Since so many students of Asian ancestry do extraordinarily well in school that elite universities have taken to using de facto quotas to keep their numbers down, people assume that all of them are academic stars — but of course that is not the case. This story in the Sacramento Bee focuses on the school’s “Full Circle Project” (FCP) which is intended to address the statistical gaps between various sub-groups. We learn, for instance, that 70 percent of Indians and 52 percent of Chinese in California have a college degree, only 16 percent of Cambodians, 13 percent of Hmong, and 10 percent of Laotians do.
At Sacramento State, some of the Asian students struggle with their courses, just like many non-Asian students.
Naturally, this gap has been exploited to wrangle a $1.8 million grant from the US Department of Education to create a “freshman learning community” intended to boost retention and graduation rates among Asian and Pacific Islanders. This is good, we read, because the program will “bust the (model minority) stereotype” that “has harmed many communities by erasing their unique struggles and depriving them of needed attention and resources.”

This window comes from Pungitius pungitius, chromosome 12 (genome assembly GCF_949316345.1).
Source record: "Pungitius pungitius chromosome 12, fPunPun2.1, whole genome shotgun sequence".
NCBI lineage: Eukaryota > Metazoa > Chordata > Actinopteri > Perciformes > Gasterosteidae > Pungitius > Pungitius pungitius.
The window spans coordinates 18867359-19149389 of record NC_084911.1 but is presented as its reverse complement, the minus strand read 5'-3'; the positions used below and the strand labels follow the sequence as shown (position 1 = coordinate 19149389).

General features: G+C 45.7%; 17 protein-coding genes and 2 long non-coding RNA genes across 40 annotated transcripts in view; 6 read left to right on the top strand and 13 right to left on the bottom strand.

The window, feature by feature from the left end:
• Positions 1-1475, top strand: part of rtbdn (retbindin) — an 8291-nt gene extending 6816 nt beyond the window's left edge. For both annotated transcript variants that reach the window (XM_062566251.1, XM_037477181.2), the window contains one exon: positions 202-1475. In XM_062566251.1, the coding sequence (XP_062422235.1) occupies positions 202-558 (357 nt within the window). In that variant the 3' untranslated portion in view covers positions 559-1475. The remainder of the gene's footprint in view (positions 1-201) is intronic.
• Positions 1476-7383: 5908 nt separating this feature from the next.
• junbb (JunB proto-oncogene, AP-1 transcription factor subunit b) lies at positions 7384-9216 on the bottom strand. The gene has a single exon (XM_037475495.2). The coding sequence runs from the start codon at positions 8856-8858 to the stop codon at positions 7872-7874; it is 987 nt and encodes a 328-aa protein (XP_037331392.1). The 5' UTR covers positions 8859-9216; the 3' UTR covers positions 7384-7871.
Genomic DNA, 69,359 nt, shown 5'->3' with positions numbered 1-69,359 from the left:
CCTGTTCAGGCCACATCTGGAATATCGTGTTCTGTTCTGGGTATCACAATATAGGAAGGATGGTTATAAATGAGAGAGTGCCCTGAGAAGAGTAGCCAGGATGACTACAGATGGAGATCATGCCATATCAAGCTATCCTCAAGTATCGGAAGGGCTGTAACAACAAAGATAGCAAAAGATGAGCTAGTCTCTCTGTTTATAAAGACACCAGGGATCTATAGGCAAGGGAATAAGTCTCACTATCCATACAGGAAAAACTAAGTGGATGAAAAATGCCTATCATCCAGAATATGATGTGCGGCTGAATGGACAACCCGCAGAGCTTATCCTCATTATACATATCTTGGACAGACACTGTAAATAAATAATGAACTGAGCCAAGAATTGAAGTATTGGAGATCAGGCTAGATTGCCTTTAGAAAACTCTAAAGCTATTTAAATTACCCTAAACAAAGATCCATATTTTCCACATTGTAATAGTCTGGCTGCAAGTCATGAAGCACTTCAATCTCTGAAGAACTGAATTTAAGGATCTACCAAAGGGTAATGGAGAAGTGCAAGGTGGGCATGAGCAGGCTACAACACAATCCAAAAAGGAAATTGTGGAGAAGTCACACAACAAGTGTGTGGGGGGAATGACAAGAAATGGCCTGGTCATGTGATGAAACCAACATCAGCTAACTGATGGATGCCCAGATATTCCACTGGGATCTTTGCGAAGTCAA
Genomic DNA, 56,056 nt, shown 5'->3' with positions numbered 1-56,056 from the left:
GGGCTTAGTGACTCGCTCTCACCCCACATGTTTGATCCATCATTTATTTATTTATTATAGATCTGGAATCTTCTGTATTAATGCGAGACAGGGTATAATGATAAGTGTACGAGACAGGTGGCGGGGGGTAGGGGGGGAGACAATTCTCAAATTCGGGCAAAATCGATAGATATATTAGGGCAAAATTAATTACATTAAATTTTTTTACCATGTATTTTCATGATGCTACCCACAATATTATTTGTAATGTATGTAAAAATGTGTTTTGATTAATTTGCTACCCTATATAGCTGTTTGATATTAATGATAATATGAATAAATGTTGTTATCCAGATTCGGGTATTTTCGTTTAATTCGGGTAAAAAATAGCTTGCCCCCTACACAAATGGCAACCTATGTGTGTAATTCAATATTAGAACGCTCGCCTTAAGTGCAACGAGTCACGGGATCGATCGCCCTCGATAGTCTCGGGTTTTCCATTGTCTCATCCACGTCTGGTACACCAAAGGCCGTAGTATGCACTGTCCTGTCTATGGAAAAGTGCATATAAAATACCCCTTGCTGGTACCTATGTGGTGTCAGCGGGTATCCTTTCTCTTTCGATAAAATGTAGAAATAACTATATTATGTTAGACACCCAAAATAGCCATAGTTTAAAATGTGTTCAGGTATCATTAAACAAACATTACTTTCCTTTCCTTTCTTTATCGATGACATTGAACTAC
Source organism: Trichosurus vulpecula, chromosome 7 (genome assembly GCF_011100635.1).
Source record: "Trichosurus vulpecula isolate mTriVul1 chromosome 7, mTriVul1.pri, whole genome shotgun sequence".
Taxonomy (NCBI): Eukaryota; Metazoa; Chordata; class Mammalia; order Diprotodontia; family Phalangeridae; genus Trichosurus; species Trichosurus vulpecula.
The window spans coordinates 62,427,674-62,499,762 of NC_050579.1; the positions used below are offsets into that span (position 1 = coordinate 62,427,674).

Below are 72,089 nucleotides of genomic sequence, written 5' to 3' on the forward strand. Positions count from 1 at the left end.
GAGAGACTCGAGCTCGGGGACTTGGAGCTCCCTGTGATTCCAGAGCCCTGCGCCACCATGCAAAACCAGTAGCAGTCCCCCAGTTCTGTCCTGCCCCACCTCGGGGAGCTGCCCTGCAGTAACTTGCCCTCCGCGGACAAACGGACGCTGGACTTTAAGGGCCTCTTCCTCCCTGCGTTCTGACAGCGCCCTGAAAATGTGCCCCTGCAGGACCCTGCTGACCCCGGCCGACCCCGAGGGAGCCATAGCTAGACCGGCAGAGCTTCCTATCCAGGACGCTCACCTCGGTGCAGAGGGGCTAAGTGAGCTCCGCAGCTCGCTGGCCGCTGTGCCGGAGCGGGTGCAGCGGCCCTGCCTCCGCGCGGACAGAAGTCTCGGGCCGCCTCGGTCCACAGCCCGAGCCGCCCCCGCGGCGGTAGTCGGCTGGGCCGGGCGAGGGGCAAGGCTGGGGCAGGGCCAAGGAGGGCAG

That’s the kind of blather than wins you grants from the federal bureaucracy. The relatively low college graduation rates among some Asian groups is not due to the “model minority” stereotype and those students are not “deprived” of attention and resources. There is no reason why Sacramento State couldn’t just encourage professors to help any student who needs it, no matter what his ancestry might be. No doubt most did so prior to this program, launched in 2012.
Ah, but the FCP puts the targeted Asian students through “introductory courses on Asian American studies and ethnic studies.” Sounds like a waste of time to me.